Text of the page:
The entry point to the activity test is set at a very low base - at least 8 hours of activity a fortnight results in access to up to 36 hours of subsidised child care a fortnight; more than 16 hours of activity a fortnight results in access to up to 72 hours of subsidised care a fortnight; and that more than 48 hours of activity a fortnight results in access to up to 100 hours of subsidised care a fortnight.

A broad range of activities will meet the activity test requirements, including paid work, looking for work, volunteering or study. People on paid and unpaid parental leave who are returning to work would also meet the activity test. To ensure families with casual or irregular work are not disadvantaged by the activity test and to ensure their children receive continuity of care, parents in this circumstance will be able to estimate their hours of activity over a three month period.

We know children from disadvantaged backgrounds benefit most from quality early childhood education and care, and that's why we're providing additional support to those who need it most. Families with incomes below around $65,000 (in 2017 terms) who do not meet the activity test will be able to access up to 24 hours per fortnight of subsidised care —equivalent to two weekly six-hour sessions—at the highest 85 per cent rate of subsidy (this is an increase on the current 72 per cent). The removal of minimum hours per day and days per week opening requirements will allow service providers' to deliver these hours over two sessions per week.

The Government is also considering the sector's proposal to increase the number of subsidised hours for families with low incomes (below around $65,000 in 2017 terms) who do not meet the activity test from 24 to 30 hours per fortnight as part of its negotiations and deliberations in preparation for Parliamentary debate.

2. The Australian Greens recommend that an adequately flexible reporting grace period be adopted that allows all casual workers, part-time workers with irregular hours or people who lose their jobs to estimate their expected activity and childcare needs, so as not to be disadvantaged by the activity test.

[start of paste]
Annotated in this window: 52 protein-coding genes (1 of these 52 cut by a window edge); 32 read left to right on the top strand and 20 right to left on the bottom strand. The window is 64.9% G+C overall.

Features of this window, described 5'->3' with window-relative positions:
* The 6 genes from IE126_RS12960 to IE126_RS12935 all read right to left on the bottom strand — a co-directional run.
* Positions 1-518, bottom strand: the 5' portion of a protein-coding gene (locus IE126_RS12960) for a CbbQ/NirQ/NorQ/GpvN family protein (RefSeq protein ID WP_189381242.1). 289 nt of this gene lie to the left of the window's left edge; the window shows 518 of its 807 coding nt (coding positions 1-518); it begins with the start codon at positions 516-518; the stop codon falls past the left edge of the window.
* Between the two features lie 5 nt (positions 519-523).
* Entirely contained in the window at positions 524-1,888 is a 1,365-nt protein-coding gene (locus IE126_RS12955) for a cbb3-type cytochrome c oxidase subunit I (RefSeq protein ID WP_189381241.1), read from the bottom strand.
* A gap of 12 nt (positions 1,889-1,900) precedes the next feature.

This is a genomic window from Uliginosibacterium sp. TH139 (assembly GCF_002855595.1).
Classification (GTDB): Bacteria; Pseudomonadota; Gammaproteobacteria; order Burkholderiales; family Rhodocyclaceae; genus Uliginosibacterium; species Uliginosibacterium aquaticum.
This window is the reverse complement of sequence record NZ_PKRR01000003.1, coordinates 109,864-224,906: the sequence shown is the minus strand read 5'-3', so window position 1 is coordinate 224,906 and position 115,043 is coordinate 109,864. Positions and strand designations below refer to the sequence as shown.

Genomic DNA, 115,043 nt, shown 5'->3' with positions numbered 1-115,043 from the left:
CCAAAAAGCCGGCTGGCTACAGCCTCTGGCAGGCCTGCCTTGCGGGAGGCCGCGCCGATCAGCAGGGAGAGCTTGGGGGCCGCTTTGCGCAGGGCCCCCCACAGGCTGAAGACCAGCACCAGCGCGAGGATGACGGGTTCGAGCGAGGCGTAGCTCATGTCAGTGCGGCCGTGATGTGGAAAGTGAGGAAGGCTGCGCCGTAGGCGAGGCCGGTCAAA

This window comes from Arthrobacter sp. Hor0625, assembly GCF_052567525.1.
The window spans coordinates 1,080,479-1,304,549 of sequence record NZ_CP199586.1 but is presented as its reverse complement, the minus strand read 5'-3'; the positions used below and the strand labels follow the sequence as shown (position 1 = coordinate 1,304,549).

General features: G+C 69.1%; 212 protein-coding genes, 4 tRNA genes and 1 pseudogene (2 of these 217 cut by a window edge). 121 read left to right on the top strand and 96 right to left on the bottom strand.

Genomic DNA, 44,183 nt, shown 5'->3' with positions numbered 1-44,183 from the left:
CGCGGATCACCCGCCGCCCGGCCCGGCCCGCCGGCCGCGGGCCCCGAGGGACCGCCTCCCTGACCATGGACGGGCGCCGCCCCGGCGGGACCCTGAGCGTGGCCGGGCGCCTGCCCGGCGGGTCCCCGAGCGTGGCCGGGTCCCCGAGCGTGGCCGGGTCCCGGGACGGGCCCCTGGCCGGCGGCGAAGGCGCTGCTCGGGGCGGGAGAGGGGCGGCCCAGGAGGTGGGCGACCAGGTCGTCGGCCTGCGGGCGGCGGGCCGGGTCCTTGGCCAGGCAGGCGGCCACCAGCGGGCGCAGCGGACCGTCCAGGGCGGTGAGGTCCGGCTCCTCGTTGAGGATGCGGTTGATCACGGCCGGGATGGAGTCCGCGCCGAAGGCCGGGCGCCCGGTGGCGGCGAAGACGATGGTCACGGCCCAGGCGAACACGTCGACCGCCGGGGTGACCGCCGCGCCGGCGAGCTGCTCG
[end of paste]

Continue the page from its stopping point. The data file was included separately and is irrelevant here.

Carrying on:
Refer to the response provided to Labor Senator's Dissenting Report, Recommendation 4, above.

3. The Australian Greens recommend that further detailed clarification be provided as to how the Additional Child Care Subsidy will meet the needs of vulnerable children, in particular children in remote and regional Australia, and Aboriginal and Torres Strait Islander children.

The new Child Care Safety Net will assist disadvantaged communities and vulnerable and at-risk children, including children in remote and regional Australia and Aboriginal and Torres Strait Islander children, and their families to address barriers in accessing child care, while encouraging parents to enter or re-enter the workforce. In particular, the Additional Child Care Subsidy component of the Child Care Safety Net will provide targeted additional fee assistance to families and children facing barriers in accessing affordable child care, including:

children at risk of serious abuse or neglect

grandparents on income support who are the primary caregivers of their grandchildren

families experiencing temporary financial hardship

low income families transitioning to work from income support

families with an income below around $65,000 (in 2017 terms) where the family does not meet the activity test.

Since the time of the Committee's report, the Department of Education and Training has undertaken consultation with the sector on the proposed detail of all Additional Child Care Subsidy payments, and will continue to engage with the sector as policy settings for these payments are finalised.

For further detail on specific support available to services currently funded through the Budget Based Funded program, please refer to the response provided to Labor Senator's Dissenting Report, Recommendation 2, above.

4. The Australian Greens recommend an amendment to include mechanisms for increasing childcare places where vacancy rates are critically low, creating barriers to parents being able to find affordable care.

The Government does not intervene directly in the child care market. Elements of the Package are aimed at encouraging services to be more flexible in how they provide care and child care places to both encourage more providers and to free up potential places in current services.